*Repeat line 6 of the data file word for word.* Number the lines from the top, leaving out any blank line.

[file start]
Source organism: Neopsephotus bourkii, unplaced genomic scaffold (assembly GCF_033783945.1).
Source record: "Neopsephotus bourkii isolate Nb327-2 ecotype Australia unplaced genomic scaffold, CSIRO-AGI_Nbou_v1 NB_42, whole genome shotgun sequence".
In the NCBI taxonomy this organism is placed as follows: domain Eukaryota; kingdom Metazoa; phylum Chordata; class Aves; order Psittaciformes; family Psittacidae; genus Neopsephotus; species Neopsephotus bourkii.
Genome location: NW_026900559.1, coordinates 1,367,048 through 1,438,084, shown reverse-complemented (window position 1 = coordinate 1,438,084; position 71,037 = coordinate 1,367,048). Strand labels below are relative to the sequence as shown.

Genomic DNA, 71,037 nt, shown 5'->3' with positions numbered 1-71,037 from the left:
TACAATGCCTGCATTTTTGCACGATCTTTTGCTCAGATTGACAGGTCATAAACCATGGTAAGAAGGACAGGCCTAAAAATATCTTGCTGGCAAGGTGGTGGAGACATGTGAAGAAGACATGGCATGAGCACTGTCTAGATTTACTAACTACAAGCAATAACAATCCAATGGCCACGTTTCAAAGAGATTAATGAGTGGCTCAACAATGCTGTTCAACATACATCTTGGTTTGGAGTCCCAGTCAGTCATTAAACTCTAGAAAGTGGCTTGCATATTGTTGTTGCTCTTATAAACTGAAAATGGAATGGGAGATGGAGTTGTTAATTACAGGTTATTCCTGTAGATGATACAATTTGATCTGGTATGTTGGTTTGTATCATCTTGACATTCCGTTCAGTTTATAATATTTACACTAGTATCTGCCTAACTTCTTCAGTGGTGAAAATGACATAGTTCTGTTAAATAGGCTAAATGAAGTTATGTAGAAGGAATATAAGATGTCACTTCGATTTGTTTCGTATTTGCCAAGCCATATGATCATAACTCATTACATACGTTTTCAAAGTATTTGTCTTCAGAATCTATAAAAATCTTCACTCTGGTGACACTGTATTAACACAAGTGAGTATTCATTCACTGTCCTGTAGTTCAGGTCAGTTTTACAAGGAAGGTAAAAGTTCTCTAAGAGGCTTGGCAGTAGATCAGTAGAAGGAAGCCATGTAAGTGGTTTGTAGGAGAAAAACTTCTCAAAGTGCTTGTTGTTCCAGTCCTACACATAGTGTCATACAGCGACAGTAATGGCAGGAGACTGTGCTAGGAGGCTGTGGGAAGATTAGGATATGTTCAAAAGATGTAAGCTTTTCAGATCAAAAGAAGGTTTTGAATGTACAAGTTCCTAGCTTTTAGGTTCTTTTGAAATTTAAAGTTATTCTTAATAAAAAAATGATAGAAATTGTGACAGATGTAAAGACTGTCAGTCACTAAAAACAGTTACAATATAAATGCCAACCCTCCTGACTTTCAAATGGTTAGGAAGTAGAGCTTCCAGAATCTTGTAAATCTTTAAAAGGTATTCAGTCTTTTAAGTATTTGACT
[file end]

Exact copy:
TACAATGCCTGCATTTTTGCACGATCTTTTGCTCAGATTGACAGGTCATAAACCATGGTAAGAAGGACAGGCCTAAAAATATCTTGCTGGCAAGGTGGTGGAGACATGTGAAGAAGACATGGCATGAGCACTGTCTAGATTTACTAACTACAAGCAATAACAATCCAATGGCCACGTTTCAAAGAGATTAATGAGTGGCTCAACAATGCTGTTCAACATACATCTTGGTTTGGAGTCCCAGTCAGTCATTAAACTCTAGAAAGTGGCTTGCATATTGTTGTTGCTCTTATAAACTGAAAATGGAATGGGAGATGGAGTTGTTAATTACAGGTTATTCCTGTAGATGATACAATTTGATCTGGTATGTTGGTTTGTATCATCTTGACATTCCGTTCAGTTTATAATATTTACACTAGTATCTGCCTAACTTCTTCAGTGGTGAAAATGACATAGTTCTGTTAAATAGGCTAAATGAAGTTATGTAGAAGGAATATAAGATGTCACTTCGATTTGTTTCGTATTTGCCAAGCCATATGATCATAACTCATTACATACGTTTTCAAAGTATTTGTCTTCAGAATCTATAAAAATCTTCACTCTGGTGACACTGTATTAACACAAGTGAGTATTCATTCACTGTCCTGTAGTTCAGGTCAGTTTTACAAGGAAGGTAAAAGTTCTCTAAGAGGCTTGGCAGTAGATCAGTAGAAGGAAGCCATGTAAGTGGTTTGTAGGAGAAAAACTTCTCAAAGTGCTTGTTGTTCCAGTCCTACACATAGTGTCATACAGCGACAGTAATGGCAGGAGACTGTGCTAGGAGGCTGTGGGAAGATTAGGATATGTTCAAAAGATGTAAGCTTTTCAGATCAAAAGAAGGTTTTGAATGTACAAGTTCCTAGCTTTTAGGTTCTTTTGAAATTTAAAGTTATTCTTAATAAAAAAATGATAGAAATTGTGACAGATGTAAAGACTGTCAGTCACTAAAAACAGTTACAATATAAATGCCAACCCTCCTGACTTTCAAATGGTTAGGAAGTAGAGCTTCCAGAATCTTGTAAATCTTTAAAAGGTATTCAGTCTTTTAAGTATTTGACT